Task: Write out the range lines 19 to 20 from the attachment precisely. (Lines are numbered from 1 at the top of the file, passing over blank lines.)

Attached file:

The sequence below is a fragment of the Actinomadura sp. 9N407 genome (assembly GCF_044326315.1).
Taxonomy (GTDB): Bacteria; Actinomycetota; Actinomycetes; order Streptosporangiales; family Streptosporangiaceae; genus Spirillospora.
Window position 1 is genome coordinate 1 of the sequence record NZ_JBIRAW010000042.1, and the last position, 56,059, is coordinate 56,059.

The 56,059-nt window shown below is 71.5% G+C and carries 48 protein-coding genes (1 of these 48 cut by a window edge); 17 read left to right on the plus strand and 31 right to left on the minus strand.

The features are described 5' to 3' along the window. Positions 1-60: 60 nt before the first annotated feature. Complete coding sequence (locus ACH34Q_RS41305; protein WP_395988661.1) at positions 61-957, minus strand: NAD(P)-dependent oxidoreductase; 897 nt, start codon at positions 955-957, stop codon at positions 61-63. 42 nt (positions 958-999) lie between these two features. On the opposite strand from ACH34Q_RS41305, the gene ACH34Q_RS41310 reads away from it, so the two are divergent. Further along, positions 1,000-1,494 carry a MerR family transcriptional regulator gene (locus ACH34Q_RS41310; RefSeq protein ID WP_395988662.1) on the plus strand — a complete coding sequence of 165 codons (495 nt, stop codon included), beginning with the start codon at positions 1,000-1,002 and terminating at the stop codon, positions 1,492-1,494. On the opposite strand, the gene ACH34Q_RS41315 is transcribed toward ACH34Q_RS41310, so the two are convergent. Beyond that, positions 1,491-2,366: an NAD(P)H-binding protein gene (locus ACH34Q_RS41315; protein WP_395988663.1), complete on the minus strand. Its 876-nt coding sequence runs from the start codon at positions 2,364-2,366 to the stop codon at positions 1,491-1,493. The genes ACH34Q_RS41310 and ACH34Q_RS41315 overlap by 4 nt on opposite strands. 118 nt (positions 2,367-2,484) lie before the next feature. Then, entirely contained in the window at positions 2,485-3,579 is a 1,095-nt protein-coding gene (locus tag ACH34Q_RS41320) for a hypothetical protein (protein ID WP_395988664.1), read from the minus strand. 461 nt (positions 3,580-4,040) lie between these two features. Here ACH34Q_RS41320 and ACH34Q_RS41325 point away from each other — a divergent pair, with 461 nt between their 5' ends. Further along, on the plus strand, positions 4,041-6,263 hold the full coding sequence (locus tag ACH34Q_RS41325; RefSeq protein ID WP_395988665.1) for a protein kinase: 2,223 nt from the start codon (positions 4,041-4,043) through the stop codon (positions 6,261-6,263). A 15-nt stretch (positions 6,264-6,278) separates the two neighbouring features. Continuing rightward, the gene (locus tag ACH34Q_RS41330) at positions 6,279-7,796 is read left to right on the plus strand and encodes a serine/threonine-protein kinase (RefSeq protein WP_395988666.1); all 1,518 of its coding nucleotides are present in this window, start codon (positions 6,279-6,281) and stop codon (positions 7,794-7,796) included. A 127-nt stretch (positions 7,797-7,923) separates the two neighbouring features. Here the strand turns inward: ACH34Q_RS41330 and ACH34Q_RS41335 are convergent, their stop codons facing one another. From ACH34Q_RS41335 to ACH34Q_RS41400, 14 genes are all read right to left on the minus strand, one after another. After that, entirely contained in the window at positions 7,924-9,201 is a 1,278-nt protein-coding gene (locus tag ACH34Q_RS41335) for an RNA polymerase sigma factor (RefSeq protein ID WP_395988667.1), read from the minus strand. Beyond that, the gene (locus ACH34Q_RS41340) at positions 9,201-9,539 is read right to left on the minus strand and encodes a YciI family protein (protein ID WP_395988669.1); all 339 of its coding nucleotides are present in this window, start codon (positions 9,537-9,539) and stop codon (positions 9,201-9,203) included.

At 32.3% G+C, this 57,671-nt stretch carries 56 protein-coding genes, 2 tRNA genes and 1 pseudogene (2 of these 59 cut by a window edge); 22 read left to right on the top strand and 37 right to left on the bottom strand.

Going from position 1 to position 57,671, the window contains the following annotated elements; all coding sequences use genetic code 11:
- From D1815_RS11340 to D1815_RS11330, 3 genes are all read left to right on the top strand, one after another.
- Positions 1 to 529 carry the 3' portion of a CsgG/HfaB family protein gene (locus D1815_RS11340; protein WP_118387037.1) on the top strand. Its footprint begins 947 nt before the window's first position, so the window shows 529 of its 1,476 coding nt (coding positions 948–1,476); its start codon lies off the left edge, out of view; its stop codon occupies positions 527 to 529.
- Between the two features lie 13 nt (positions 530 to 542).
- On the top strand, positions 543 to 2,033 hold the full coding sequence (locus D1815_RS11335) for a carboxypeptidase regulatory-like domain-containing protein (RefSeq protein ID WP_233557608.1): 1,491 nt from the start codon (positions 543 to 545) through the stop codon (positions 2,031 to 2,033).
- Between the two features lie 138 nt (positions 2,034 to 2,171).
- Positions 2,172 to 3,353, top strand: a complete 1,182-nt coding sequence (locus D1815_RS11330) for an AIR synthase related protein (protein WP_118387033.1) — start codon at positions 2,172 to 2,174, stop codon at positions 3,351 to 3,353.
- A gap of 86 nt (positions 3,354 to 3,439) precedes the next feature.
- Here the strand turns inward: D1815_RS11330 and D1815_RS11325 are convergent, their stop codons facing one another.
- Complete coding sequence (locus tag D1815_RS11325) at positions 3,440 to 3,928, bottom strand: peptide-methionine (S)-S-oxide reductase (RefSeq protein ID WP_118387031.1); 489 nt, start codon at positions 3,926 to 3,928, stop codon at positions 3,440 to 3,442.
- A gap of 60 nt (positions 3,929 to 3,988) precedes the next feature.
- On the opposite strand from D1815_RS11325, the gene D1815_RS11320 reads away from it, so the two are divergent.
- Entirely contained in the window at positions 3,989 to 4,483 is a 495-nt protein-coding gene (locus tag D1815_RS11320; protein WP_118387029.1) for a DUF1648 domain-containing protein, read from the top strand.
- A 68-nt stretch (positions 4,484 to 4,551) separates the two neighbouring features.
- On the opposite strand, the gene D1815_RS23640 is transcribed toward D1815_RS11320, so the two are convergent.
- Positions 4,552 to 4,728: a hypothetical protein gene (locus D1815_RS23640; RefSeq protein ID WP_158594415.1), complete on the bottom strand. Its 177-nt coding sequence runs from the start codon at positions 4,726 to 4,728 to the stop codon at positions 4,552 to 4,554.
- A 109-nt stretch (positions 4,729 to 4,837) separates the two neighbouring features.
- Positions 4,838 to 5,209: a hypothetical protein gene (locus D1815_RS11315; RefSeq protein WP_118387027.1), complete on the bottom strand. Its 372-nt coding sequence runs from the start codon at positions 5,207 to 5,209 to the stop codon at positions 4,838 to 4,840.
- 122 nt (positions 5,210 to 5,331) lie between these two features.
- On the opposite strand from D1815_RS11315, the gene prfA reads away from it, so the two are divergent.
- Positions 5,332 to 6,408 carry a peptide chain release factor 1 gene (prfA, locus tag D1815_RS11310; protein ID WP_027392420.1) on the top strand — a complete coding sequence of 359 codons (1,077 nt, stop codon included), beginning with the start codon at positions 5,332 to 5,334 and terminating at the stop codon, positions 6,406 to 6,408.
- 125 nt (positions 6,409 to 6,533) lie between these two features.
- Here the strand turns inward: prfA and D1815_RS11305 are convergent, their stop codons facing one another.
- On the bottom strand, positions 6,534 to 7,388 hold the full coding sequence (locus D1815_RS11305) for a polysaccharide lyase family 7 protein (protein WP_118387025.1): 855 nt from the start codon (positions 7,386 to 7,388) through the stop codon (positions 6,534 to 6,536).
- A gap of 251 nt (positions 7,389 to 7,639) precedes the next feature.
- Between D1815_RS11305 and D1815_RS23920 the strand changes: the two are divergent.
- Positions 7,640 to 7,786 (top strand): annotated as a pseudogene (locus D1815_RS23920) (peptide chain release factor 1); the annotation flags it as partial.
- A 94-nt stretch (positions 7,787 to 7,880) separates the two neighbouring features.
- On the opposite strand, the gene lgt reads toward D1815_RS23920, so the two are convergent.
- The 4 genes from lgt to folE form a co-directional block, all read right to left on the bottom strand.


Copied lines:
- Entirely contained in the window at positions 3,989 to 4,483 is a 495-nt protein-coding gene (locus tag D1815_RS11320; protein WP_118387029.1) for a DUF1648 domain-containing protein, read from the top strand.
- A 68-nt stretch (positions 4,484 to 4,551) separates the two neighbouring features.